Maya Libben, PhD, is studying language-based disruptions associated with schizophrenia, which can significantly impair a patient’s social and occupational functioning. Libben seeks to determine where in the brain abnormal language activation stems from and at what stage of processing it occurs. She will use a variant of a semantic priming paradigm called masked priming, the defining feature of which is the subliminal presentation of the initial cue. Patients are not consciously aware of the information that is being presented to them, and any processing abnormalities can be attributed to the ‘initial activation stage’ associated with the temporal areas of the brain. Libben will measure the electrical activity produced by the brain while patients are performing these tasks to give exact measures of language activation in real-time.

Sivan Subburaju, PhD, is studying the associations of schizophrenia with pathological dysfunction of the GABA system in the hippocampus. Several genes have been identified whose expression is changed in schizophrenia, specifically factors which control other genes like the GABA-producing enzyme GAD67. Subburaju will test these genes to find out which is capable of changing GAD67 expression and consequently the GABA cell type. Identifying these factors and understanding the mechanisms by which they control GABA cell fate can be exploited to develop new therapeutic approaches for treatment.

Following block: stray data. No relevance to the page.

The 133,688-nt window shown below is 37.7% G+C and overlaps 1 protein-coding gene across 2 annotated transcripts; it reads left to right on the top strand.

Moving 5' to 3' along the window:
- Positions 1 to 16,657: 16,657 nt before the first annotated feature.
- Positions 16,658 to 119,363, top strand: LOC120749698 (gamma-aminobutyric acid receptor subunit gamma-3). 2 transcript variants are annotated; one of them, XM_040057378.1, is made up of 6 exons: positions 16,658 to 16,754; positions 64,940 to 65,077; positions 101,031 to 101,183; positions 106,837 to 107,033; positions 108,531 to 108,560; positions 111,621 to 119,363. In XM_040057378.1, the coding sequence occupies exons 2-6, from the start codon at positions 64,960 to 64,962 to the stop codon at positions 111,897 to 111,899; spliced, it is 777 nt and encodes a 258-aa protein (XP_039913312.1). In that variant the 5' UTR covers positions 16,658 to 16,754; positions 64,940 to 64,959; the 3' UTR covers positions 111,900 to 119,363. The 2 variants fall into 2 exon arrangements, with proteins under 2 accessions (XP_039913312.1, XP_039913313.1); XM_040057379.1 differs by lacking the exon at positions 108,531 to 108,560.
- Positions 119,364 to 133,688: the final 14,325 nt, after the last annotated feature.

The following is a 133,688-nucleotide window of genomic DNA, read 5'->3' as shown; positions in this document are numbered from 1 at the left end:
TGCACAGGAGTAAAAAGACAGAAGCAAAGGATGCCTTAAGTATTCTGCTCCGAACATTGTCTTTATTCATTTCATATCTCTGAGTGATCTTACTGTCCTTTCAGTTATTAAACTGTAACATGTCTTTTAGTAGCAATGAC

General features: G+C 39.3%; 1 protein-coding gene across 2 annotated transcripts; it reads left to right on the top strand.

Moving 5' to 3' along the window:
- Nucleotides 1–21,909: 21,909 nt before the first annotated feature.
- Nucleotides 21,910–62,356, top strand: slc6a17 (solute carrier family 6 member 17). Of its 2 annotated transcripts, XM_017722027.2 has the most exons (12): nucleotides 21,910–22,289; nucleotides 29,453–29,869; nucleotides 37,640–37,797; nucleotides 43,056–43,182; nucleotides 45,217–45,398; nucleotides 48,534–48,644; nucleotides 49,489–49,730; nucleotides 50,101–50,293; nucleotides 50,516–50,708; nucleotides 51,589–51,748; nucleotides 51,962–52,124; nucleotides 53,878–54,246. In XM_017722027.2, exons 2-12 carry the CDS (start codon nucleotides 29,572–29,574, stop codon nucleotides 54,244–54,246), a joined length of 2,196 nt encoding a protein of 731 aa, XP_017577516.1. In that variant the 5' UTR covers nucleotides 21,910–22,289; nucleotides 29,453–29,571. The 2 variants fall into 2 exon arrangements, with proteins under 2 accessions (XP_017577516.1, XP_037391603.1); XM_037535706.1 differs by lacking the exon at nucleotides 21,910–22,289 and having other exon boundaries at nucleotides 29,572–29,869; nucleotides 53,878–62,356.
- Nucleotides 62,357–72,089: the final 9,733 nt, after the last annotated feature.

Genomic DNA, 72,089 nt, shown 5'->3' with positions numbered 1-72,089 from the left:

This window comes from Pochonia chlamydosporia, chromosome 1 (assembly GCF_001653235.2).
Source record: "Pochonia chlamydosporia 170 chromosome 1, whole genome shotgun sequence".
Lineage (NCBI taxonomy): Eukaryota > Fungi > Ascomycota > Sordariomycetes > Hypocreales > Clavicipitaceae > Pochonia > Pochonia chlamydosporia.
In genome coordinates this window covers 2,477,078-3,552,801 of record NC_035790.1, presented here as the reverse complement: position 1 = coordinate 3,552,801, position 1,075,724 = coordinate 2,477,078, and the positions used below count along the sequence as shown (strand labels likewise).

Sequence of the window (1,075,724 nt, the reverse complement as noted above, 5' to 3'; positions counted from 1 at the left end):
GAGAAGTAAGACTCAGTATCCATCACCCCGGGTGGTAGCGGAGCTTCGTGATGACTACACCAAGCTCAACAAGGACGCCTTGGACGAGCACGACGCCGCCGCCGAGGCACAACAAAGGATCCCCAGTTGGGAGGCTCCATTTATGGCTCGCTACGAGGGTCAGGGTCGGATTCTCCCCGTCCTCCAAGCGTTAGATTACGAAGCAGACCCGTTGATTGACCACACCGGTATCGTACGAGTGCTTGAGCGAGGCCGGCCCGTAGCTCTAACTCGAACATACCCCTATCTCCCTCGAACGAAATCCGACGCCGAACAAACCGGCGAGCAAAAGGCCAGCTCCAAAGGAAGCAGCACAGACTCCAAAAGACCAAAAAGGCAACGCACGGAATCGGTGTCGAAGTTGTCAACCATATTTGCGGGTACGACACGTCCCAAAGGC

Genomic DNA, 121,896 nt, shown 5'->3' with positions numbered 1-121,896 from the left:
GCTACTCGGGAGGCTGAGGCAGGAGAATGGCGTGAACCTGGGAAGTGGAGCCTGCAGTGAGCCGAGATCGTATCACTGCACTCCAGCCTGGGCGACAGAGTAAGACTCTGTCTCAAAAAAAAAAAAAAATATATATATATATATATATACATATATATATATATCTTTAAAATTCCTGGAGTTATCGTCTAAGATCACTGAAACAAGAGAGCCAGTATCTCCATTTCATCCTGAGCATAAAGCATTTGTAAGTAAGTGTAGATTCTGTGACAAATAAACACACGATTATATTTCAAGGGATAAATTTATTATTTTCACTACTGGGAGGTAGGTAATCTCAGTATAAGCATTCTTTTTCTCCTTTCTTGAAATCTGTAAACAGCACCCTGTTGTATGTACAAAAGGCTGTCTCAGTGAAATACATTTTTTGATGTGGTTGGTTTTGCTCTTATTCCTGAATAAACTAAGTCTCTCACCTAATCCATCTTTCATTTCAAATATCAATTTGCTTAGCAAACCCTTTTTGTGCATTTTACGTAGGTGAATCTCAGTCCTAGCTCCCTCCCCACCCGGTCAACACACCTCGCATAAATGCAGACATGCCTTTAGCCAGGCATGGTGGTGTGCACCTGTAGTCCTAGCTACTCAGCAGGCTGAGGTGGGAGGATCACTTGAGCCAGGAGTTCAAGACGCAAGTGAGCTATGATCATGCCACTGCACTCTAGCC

D. Bradford Reich, MD, is seeking a neurobiological distinction between borderline personality disorder (BPD) and bipolar disorder (BP), and will lead an fMRI study of BPD and BPII patients examining how they react to various affective stimuli. Among other things, this research could prevent medications for BP patients from being incorrectly prescribed for those suffering from BPD. These medications are often prescribed in lieu of evidence-based psychotherapies known to be effective for BPD patients.

Poornima A. Kumar, PhD, will investigate neural correlates of reinforcement learning using socially relevant feedback stimuli in order to determine whether or not brain regions rich in dopamine activity are involved in both reward and aversive learning as it relates to anhedonia.

Fei Du, PhD, will use advanced functional magnetic resonance spectroscopy to identify and quantify alterations in the function of mitochondria (the energy-producing structures in cells) in patients with bipolar disorder as they undergo a cognitive challenge. The research hypothesis is that they will show decreased ability to meet the energy demands of intensive cognitive activity. The method, once established, would have potential for risk diagnosis and treatment monitoring for BP and related disorders, including depression and schizophrenia.

Nadja Freund, PhD, with her laboratory, created a virus system that they injected into the brains of lab animals, allowing manipulation of the expression of the D1 dopamine receptor (D1R) gene. This induced elevated expression of D1R and behaviors comparable to mania in humans. Virus reduction reduced mania-like behavior and D1R levels fell below control levels, suggestive of a depressive-like state. This cycling will serve as a model for testing novel therapeutic agents for treating bipolar disorder.